FIG. 5 illustrates the hardware for solving equation 3 without scaling to the clutter amplitude |e1 |. The signals e1c, e2c, e2s and e1s are respectively combined in the adders 10, 11, 12 and 13 connected as shown and the output of the adders 11 and 12 are respectively provided to the two complement circuits 14 and 16 respectively. The comparator 17 receives the output of the adder 10 and the comparator 21 receives the output of the adder 13. Switches 18 and 19 have moveable contacts which are connected to either to the outputs of the two compliment circuits 14 and 16 or respectively to the outputs of the adder circuits 12 and 11. The moveable contacts of the switches 18 and 19 are connected to the adder 22 which provides an output to the multiplier 23 which produces the phase shift between two received clutter pulses. So as to realize in a digital simple manner the multiplication with the factor of π/4=0.785398 . . . , such multiplication can be reduced by way of approximation to a few displacements and additions of a few terms. The standardization to the clutter amplitude or to the clutter noise power ratio C/N respectively of the received pulse is accomplished by means of a gain control.
For gain control, the knowledge of the absolute value of the complex received signal is required and approximations such as illustrated in IEEE Transactions AES of January, 1976 can be utilized. ##EQU7##
By means of this approximation, a mean error of 3% results for determining the amplitude. This results in a negligible loss in the improvement factor. The gain control must provide a standardization of the measured phase such that the measured phase for a specific dynamic range of |e1 |min . . . |e1 |max, is independent of the amplitude |e1 | of the received clutter pulse. It is to be noted that FIG. 5 is a detailed schematic view of the CPD illustrated in FIG. 4 and the output labelled φ in FIG. 5 at the right of the Figure corresponds to the output φij at the right of the CPD in FIG. 4. The inputs e1c, e2c, and e2s and e1s correspond to the inputs to the CPD illustrated in FIG. 4. The two inputs to the comparators 17 and 21 in FIG. 5 receive reference signals.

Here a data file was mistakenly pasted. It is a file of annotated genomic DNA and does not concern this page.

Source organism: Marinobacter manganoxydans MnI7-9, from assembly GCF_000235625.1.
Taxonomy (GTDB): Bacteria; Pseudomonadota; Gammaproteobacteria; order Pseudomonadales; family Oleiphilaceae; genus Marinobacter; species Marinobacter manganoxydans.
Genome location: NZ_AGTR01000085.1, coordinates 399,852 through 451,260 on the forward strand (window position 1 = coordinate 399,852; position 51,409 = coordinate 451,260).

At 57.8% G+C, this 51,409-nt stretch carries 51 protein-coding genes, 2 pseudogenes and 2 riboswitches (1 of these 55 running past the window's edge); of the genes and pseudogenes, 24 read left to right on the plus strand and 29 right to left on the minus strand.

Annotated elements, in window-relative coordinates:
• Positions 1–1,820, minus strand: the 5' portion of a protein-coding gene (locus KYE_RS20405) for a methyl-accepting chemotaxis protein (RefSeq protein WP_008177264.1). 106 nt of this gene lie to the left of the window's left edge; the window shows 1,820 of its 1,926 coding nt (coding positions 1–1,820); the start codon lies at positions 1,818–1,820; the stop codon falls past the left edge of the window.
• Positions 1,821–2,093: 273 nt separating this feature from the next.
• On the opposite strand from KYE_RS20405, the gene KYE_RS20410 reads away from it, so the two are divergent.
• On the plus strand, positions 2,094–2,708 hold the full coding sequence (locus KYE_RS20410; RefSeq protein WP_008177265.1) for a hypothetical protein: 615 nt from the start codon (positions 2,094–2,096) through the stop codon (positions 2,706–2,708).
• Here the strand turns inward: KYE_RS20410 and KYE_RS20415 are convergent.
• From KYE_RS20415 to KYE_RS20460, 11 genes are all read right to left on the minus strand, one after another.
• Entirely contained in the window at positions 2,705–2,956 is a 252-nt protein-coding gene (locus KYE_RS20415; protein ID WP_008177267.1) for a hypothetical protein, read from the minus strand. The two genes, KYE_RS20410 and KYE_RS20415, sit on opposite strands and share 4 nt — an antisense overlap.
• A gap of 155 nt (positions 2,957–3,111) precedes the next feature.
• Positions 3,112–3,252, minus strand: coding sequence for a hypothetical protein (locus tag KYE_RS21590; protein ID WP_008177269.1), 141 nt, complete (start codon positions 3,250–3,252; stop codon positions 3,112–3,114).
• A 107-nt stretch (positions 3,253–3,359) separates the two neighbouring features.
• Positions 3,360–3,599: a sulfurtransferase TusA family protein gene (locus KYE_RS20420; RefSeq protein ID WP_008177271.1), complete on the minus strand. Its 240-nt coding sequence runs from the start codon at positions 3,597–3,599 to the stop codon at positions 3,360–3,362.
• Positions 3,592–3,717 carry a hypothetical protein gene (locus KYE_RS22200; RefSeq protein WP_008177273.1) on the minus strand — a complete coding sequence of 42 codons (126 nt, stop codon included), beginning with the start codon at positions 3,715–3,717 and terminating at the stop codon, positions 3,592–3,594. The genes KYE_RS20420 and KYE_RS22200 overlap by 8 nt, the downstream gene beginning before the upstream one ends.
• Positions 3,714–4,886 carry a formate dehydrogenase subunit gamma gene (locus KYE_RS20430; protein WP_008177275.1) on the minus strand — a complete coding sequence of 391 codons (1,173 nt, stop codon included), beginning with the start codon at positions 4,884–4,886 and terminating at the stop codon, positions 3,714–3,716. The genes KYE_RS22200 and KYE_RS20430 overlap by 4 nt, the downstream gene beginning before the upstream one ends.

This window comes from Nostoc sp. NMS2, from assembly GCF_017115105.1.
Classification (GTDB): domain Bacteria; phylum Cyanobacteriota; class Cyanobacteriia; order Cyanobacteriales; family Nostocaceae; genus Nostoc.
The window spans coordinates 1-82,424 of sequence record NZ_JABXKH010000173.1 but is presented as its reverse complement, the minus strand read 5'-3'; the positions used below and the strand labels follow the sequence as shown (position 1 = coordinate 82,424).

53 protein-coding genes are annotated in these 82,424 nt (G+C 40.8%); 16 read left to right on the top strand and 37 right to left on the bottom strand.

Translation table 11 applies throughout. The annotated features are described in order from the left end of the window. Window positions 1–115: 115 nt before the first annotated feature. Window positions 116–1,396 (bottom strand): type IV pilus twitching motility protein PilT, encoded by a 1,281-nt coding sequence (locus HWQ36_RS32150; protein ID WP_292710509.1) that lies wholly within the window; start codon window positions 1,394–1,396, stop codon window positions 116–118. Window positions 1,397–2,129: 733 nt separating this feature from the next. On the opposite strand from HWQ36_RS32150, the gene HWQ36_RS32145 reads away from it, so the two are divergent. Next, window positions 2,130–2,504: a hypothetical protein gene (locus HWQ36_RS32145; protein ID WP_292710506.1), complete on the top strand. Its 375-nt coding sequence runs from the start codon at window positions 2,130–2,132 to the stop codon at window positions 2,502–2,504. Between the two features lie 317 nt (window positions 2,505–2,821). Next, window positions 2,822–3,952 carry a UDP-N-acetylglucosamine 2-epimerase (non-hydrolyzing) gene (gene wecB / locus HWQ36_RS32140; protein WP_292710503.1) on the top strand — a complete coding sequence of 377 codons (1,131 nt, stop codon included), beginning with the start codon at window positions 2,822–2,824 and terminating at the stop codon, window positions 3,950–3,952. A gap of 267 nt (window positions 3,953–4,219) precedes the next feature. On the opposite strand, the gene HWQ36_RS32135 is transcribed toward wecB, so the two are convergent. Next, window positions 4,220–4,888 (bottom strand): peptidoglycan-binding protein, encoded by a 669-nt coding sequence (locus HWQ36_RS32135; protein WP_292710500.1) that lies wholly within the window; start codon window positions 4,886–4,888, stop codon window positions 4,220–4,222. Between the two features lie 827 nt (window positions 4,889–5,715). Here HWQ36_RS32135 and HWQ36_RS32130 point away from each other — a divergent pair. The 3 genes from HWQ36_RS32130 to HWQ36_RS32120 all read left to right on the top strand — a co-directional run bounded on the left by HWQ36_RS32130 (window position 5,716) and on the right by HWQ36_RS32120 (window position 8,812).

FIG. 6 illustrates in broken line the analog characteristic required for this calculation and in solid line illustrates a digital approximation according to the discussion in the article IEEE of Eascon of September 1973 pages 170-176 with a 6 dB step function. This digital approximation is particularly simple because instead of using multiplication only bits displacement are required.
By assigning the gain or amplification factor V=0 for |e1 |<1/2, the measured phase difference is also set equal to zero so that an adaptation does not occur. The erroneous measurement which increases with a decreasing |e1 | is prevented.
The measured and standardized clutter phase displacement between two received pulses from one range gate is associated with a straying G2 φ measured even in the build-up stage (mean value μφ measured of the error equal to 0) due to the presence of white noise as well as due to the stochastic characteristic of the clutter interference. This straying or scattering can be reduced by the factor of k by means of mean value formation over k range gates. There will thus result from the mean clutter phase difference φi between two received pulses as solved in FIG. 4.